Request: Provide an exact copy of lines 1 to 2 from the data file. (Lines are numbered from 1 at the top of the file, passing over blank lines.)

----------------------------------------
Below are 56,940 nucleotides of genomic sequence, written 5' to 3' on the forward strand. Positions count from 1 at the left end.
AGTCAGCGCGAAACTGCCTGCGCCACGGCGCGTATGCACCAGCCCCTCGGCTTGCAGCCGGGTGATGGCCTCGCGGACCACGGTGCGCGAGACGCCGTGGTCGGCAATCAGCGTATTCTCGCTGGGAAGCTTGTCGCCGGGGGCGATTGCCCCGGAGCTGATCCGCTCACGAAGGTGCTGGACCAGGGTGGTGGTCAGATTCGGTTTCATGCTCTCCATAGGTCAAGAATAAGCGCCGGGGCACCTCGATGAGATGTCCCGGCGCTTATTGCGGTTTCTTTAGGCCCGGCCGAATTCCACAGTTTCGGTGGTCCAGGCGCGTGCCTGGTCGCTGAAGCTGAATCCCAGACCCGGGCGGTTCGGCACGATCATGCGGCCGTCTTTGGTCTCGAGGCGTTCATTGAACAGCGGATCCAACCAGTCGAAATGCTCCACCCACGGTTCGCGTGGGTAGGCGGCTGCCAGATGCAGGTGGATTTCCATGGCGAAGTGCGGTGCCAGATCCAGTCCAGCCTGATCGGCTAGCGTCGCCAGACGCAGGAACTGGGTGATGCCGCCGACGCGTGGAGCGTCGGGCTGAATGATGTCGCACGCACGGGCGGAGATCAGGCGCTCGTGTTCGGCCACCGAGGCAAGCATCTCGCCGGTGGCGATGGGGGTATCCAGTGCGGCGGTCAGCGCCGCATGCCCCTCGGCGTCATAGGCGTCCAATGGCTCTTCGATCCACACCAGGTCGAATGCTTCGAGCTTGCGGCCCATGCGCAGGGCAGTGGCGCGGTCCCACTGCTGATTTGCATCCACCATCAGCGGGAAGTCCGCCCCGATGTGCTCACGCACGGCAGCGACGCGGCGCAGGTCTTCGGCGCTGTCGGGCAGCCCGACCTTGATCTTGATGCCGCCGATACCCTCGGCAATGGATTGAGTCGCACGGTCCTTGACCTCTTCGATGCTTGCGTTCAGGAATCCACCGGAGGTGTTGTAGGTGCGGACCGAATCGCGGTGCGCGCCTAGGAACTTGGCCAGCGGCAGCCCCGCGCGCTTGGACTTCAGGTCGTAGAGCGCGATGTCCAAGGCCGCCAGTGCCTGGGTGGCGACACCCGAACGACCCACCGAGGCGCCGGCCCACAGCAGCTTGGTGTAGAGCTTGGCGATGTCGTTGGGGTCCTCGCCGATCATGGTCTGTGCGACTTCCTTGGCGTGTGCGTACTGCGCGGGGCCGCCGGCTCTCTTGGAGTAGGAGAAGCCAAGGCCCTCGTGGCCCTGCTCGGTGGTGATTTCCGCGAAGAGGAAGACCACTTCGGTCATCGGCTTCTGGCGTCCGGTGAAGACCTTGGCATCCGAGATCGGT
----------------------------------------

Below are 56,940 nucleotides of genomic sequence, written 5' to 3' on the forward strand. Positions count from 1 at the left end.
AGTCAGCGCGAAACTGCCTGCGCCACGGCGCGTATGCACCAGCCCCTCGGCTTGCAGCCGGGTGATGGCCTCGCGGACCACGGTGCGCGAGACGCCGTGGTCGGCAATCAGCGTATTCTCGCTGGGAAGCTTGTCGCCGGGGGCGATTGCCCCGGAGCTGATCCGCTCACGAAGGTGCTGGACCAGGGTGGTGGTCAGATTCGGTTTCATGCTCTCCATAGGTCAAGAATAAGCGCCGGGGCACCTCGATGAGATGTCCCGGCGCTTATTGCGGTTTCTTTAGGCCCGGCCGAATTCCACAGTTTCGGTGGTCCAGGCGCGTGCCTGGTCGCTGAAGCTGAATCCCAGACCCGGGCGGTTCGGCACGATCATGCGGCCGTCTTTGGTCTCGAGGCGTTCATTGAACAGCGGATCCAACCAGTCGAAATGCTCCACCCACGGTTCGCGTGGGTAGGCGGCTGCCAGATGCAGGTGGATTTCCATGGCGAAGTGCGGTGCCAGATCCAGTCCAGCCTGATCGGCTAGCGTCGCCAGACGCAGGAACTGGGTGATGCCGCCGACGCGTGGAGCGTCGGGCTGAATGATGTCGCACGCACGGGCGGAGATCAGGCGCTCGTGTTCGGCCACCGAGGCAAGCATCTCGCCGGTGGCGATGGGGGTATCCAGTGCGGCGGTCAGCGCCGCATGCCCCTCGGCGTCATAGGCGTCCAATGGCTCTTCGATCCACACCAGGTCGAATGCTTCGAGCTTGCGGCCCATGCGCAGGGCAGTGGCGCGGTCCCACTGCTGATTTGCATCCACCATCAGCGGGAAGTCCGCCCCGATGTGCTCACGCACGGCAGCGACGCGGCGCAGGTCTTCGGCGCTGTCGGGCAGCCCGACCTTGATCTTGATGCCGCCGATACCCTCGGCAATGGATTGAGTCGCACGGTCCTTGACCTCTTCGATGCTTGCGTTCAGGAATCCACCGGAGGTGTTGTAGGTGCGGACCGAATCGCGGTGCGCGCCTAGGAACTTGGCCAGCGGCAGCCCCGCGCGCTTGGACTTCAGGTCGTAGAGCGCGATGTCCAAGGCCGCCAGTGCCTGGGTGGCGACACCCGAACGACCCACCGAGGCGCCGGCCCACAGCAGCTTGGTGTAGAGCTTGGCGATGTCGTTGGGGTCCTCGCCGATCATGGTCTGTGCGACTTCCTTGGCGTGTGCGTACTGCGCGGGGCCGCCGGCTCTCTTGGAGTAGGAGAAGCCAAGGCCCTCGTGGCCCTGCTCGGTGGTGATTTCCGCGAAGAGGAAGACCACTTCGGTCATCGGCTTCTGGCGTCCGGTGAAGACCTTGGCATCCGAGATCGGT